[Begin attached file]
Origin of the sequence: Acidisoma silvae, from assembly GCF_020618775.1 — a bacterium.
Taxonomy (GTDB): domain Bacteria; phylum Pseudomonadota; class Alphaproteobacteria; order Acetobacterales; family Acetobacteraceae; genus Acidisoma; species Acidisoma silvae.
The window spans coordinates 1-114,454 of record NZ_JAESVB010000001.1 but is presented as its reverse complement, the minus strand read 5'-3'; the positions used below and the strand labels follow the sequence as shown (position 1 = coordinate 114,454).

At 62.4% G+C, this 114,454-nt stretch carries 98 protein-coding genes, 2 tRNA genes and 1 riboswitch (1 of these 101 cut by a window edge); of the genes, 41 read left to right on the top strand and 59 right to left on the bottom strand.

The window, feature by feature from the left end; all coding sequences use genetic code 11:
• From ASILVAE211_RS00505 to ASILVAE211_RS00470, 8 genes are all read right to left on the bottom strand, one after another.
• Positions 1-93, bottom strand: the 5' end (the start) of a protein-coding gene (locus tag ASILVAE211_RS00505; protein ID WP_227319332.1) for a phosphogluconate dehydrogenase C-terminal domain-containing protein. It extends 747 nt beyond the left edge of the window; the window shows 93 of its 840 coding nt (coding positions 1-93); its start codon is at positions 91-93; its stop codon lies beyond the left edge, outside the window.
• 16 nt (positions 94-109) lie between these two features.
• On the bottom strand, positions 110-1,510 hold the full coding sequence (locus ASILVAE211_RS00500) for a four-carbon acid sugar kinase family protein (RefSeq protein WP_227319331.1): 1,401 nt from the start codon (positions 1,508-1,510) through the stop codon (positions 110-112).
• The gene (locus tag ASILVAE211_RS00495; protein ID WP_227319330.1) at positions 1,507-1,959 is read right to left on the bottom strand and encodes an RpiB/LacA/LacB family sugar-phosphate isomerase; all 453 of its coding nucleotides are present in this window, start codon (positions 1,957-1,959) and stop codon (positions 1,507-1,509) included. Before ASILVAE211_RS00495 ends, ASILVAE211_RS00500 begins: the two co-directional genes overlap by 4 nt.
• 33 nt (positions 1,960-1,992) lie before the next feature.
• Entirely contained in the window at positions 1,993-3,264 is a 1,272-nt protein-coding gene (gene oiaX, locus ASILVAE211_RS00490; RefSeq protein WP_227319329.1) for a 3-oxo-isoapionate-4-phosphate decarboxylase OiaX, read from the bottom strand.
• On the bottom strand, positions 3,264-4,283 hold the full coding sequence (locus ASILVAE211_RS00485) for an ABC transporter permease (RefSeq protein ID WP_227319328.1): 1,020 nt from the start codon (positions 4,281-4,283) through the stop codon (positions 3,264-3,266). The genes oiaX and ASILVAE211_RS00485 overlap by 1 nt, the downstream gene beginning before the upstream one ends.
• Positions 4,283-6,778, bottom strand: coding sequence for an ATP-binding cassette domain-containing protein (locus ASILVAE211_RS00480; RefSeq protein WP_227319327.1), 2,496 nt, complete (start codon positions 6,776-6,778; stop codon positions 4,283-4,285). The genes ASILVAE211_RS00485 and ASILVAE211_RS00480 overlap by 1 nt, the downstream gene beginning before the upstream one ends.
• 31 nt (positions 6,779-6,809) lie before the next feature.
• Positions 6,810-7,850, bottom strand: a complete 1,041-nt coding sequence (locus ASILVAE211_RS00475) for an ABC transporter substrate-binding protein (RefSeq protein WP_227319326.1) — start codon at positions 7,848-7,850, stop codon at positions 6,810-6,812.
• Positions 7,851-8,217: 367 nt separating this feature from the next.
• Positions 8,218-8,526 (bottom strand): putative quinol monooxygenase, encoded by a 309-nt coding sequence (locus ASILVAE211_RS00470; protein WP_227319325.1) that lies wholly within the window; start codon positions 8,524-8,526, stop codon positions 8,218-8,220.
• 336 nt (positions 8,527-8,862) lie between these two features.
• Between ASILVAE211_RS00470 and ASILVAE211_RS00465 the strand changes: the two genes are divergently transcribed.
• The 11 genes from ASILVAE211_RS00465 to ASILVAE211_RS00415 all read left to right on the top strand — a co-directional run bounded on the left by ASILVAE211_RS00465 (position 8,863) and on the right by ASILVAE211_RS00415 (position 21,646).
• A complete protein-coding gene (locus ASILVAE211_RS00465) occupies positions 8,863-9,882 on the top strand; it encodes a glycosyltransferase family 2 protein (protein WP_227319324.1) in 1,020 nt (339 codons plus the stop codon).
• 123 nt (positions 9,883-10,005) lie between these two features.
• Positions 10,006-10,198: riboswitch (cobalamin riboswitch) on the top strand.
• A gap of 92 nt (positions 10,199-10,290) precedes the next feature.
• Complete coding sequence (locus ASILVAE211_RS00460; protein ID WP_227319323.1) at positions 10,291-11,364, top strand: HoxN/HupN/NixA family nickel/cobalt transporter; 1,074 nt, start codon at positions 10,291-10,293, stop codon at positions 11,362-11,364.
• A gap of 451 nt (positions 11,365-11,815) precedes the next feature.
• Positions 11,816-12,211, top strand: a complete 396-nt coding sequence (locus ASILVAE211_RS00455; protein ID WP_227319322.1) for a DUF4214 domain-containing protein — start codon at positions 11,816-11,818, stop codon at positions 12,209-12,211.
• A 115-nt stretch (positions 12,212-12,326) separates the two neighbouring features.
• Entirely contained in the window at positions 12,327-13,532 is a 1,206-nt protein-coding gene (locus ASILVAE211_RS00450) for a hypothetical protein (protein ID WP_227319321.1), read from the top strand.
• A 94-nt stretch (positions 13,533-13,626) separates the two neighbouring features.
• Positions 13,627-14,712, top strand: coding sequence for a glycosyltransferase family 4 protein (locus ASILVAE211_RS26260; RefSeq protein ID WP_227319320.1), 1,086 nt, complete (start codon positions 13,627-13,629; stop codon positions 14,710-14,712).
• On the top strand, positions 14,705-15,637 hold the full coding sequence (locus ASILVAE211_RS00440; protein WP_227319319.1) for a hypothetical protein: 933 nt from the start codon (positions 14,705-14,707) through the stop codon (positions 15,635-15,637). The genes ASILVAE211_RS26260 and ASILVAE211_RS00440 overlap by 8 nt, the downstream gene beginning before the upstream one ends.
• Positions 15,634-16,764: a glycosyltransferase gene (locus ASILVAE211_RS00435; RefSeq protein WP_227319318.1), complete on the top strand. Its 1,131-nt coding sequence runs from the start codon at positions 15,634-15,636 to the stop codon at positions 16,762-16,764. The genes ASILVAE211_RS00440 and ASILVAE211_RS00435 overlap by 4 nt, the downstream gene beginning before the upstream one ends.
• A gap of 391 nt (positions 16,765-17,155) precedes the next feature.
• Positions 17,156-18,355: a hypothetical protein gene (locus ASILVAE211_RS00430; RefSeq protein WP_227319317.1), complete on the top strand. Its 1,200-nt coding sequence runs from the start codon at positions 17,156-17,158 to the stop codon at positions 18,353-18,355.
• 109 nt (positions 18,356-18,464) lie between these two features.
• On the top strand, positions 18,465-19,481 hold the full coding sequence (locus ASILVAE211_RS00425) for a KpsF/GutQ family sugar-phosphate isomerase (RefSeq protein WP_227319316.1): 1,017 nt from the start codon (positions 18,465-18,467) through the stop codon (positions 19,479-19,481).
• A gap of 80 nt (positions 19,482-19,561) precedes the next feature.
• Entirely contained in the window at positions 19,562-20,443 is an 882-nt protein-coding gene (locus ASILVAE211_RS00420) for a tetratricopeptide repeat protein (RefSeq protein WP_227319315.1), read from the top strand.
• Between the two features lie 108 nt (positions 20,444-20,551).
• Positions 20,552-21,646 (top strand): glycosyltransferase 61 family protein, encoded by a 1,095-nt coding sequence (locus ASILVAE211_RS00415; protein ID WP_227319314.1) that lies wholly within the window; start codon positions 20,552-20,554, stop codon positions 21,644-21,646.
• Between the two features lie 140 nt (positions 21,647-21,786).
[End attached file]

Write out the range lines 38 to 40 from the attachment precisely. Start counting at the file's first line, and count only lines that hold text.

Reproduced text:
• On the top strand, positions 18,465-19,481 hold the full coding sequence (locus ASILVAE211_RS00425) for a KpsF/GutQ family sugar-phosphate isomerase (RefSeq protein WP_227319316.1): 1,017 nt from the start codon (positions 18,465-18,467) through the stop codon (positions 19,479-19,481).
• A gap of 80 nt (positions 19,482-19,561) precedes the next feature.
• Entirely contained in the window at positions 19,562-20,443 is an 882-nt protein-coding gene (locus ASILVAE211_RS00420) for a tetratricopeptide repeat protein (RefSeq protein WP_227319315.1), read from the top strand.